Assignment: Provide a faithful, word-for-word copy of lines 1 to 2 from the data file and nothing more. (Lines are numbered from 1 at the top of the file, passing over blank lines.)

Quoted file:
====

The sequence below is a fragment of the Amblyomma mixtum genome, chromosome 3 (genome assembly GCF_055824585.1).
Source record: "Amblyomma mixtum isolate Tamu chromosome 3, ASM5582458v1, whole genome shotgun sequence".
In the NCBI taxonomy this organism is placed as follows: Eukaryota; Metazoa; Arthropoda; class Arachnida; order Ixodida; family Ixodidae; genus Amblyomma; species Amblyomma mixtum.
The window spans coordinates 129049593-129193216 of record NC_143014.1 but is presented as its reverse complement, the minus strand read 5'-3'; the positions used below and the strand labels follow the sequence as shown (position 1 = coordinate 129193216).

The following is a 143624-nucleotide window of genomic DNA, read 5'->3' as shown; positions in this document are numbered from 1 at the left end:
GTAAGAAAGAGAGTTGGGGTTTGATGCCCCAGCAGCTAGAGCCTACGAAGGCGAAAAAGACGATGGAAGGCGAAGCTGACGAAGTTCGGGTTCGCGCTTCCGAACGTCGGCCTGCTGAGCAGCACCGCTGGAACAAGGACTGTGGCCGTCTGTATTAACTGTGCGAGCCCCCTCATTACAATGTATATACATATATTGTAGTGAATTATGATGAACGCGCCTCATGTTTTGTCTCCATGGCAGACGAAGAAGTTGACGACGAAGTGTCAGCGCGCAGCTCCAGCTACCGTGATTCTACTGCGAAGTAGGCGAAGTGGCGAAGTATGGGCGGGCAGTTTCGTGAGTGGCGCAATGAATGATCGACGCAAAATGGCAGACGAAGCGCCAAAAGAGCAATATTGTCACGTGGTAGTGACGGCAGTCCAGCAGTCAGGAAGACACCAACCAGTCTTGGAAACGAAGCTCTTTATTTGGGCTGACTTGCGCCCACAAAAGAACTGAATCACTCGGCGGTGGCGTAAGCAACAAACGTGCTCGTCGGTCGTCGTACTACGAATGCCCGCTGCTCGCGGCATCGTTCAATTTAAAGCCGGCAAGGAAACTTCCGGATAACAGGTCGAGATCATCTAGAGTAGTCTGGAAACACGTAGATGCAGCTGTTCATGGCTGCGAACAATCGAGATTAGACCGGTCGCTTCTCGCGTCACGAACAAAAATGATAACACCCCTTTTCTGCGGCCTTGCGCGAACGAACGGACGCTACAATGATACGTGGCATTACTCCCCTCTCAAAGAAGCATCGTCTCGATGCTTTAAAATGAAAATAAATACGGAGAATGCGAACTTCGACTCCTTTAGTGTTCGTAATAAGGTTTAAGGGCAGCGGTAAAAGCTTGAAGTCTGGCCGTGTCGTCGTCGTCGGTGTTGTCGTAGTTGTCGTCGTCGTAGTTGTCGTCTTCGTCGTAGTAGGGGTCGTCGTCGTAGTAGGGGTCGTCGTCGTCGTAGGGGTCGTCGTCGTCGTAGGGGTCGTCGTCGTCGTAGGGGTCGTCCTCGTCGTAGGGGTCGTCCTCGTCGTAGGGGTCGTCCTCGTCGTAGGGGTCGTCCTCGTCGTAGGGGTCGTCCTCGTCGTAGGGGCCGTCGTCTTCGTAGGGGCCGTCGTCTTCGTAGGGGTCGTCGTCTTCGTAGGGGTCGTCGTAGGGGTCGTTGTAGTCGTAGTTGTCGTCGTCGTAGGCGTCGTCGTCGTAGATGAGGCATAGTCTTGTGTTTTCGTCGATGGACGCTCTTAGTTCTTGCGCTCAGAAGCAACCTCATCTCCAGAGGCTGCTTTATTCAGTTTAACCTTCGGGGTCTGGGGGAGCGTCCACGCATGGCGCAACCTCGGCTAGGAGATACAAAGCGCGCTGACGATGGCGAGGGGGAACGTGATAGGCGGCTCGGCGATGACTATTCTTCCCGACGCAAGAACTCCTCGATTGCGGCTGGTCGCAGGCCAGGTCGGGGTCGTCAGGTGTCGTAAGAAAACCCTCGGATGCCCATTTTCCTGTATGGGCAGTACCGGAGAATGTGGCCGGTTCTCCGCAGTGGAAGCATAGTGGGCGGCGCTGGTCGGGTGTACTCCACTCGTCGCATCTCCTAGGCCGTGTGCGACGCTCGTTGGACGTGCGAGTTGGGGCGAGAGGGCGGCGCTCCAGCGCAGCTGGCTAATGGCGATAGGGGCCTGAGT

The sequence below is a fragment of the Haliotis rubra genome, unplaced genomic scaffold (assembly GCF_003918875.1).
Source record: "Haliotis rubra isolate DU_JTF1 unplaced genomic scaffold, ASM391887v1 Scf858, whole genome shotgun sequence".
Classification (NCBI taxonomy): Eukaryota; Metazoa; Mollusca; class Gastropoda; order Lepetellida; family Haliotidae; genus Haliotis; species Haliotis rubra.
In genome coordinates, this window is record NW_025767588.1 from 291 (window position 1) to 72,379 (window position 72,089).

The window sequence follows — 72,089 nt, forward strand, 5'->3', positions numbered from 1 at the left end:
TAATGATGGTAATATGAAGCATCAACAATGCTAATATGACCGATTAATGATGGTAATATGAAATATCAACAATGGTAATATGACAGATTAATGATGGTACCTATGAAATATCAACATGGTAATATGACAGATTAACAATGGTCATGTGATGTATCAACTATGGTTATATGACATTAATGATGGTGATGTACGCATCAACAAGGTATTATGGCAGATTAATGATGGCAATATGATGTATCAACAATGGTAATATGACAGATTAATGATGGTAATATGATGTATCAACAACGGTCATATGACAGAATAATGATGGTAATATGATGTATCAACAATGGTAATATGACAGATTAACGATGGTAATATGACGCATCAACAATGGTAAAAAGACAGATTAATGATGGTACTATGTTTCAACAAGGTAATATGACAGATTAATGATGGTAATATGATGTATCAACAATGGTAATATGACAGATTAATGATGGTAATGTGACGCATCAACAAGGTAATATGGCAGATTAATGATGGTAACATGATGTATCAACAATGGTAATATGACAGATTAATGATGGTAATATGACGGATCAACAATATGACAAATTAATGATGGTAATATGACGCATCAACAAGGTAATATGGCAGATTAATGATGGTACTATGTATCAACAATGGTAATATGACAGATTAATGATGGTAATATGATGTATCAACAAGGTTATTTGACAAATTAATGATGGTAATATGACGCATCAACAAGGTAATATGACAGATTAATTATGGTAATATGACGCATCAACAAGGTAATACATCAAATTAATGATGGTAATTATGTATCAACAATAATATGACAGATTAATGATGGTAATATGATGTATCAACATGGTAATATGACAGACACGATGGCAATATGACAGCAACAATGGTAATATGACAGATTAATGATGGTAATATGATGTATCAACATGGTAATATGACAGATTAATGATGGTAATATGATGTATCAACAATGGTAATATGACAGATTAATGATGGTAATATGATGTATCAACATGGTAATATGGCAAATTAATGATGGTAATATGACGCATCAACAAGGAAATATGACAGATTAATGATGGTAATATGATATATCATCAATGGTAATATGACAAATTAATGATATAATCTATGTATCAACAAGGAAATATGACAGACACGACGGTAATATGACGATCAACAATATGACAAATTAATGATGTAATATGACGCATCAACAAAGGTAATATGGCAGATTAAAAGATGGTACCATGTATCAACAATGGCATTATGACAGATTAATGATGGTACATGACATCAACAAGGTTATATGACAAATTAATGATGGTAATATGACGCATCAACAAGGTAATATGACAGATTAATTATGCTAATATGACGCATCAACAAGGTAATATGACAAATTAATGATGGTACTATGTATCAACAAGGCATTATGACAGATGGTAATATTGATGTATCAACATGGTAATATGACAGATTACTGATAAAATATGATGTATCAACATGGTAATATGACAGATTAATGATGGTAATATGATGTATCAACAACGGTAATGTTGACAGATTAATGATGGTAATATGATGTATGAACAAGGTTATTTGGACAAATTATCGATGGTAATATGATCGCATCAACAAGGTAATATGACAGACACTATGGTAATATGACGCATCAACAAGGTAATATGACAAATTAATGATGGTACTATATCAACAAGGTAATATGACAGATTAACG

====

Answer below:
The sequence below is a fragment of the Amblyomma mixtum genome, chromosome 3 (genome assembly GCF_055824585.1).
Source record: "Amblyomma mixtum isolate Tamu chromosome 3, ASM5582458v1, whole genome shotgun sequence".